New Report Shows MCAS Will Block College Access for Thousands of Students
for further information:
Christina Perez (857) 350-8207
Monty Neill (857) 350-8207
for immediate release, Wednesday October 16, 2002
For the text of the report click here.
According to a new report released by the Coalition for Authentic Reform in Education (CARE) and the National Center for Fair & Open Testing (FairTest), thousands of students in the class of 2003 who would be going on to college will be denied this opportunity solely because they have not passed MCAS. Low-income students, African Americans, Latinos, and students with special needs are particularly at risk from this punitive policy.
"Instead of improving public schools and access to higher education, MCAS makes it harder for students who complete high school to enter college," explained FairTest's University Testing Reform Advocate Christina Perez. "If a college decides a student can succeed, what right does the Department of Education have to take that opportunity away?"
This year's senior class must pass MCAS exam to receive a high school diploma. As of October 2002, one in five seniors has yet to overcome this hurdle. Most of those who still need to pass are clustered in urban and lower-income communities.
The CARE and FairTest report compares the college acceptance rates for selected high schools serving a high percentage of low-income and minority students with the percent of the current senior class in those schools that still needs to pass MCAS. At most of these schools, at least 10 percent of the 2003 graduating class who might otherwise have been accepted to college will instead have their way blocked by MCAS.
At some high schools this gap is substantially larger. At the Jeremiah Burke High School in Boston, all of the students in the past two graduating classes were accepted to a post-secondary institution - yet 40% of the current senior class still needs to pass MCAS. At Fitchburg High, about a fifth of the school's seniors who would likely be accepted to college (based on data of the postsecondary plans for last year's graduates) could have their educational plans snuffed out by the testing requirement.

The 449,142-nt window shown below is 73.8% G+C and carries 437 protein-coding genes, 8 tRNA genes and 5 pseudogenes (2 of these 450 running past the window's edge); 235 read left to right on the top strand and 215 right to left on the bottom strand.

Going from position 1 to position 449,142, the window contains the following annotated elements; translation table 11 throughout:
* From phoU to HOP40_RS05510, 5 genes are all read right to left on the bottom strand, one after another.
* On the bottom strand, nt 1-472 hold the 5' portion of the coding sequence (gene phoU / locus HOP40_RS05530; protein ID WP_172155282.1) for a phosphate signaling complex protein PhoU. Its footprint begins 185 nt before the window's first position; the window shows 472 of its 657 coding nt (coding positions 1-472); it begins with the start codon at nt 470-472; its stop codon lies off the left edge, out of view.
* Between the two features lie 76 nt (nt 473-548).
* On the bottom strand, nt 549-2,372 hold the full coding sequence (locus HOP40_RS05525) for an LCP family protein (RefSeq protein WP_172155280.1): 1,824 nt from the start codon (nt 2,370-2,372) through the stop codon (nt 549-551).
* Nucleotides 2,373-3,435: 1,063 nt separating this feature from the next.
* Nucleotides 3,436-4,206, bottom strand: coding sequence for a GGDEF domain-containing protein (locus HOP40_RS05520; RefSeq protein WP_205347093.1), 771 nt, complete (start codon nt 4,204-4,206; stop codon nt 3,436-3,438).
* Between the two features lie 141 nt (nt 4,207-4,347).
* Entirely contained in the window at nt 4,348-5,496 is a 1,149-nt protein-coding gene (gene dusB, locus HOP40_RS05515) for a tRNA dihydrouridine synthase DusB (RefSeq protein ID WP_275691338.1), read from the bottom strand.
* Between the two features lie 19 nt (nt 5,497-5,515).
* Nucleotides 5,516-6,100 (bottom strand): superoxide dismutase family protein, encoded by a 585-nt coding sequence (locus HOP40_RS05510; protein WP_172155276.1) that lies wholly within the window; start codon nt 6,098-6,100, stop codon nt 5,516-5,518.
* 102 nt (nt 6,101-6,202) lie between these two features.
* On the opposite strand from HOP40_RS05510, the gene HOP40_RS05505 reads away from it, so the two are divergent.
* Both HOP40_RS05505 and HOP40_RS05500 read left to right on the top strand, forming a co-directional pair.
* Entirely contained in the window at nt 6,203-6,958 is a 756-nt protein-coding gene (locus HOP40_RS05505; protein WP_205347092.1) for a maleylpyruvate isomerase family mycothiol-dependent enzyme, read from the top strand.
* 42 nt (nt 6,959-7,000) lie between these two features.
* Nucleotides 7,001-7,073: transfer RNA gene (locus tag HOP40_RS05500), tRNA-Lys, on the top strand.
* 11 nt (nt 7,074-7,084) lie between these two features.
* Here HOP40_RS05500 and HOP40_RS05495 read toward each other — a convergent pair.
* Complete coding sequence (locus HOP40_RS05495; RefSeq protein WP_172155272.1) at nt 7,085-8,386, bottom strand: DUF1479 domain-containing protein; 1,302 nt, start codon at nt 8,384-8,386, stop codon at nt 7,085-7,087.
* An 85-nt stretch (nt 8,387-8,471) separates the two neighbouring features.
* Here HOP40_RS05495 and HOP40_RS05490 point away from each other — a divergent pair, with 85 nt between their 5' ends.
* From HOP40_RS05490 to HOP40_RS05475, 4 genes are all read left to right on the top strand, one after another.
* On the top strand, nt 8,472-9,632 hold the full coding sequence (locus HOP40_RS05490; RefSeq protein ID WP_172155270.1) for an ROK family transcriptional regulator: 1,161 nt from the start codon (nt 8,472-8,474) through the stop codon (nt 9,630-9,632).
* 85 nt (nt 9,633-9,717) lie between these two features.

"The MCAS graduation requirement will decimate the work that Massachusetts public colleges and universities have done over the past few years to diversify their student bodies," charged Larry Ward, a parent activist with CARE. "The two-tier diploma system proposed by the Department of Education of awarding 'certificates' to those who fail MCAS will not solve the problems caused by MCAS and will only serve to further segregate the higher ed system."
CARE and FairTest call on the Legislature to immediately pass legislation to end the MCAS graduation requirement and replace the test with an authentic accountability system as proposed by CARE and the Massachusetts Teachers Association. They also encourage local school committees to pass resolutions promising to grant diplomas to students regardless of MCAS and for colleges to honors these diplomas in their admissions policies.
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The report is available on-line at http://www.fairtest.org/univ/k16MCASreport.htm
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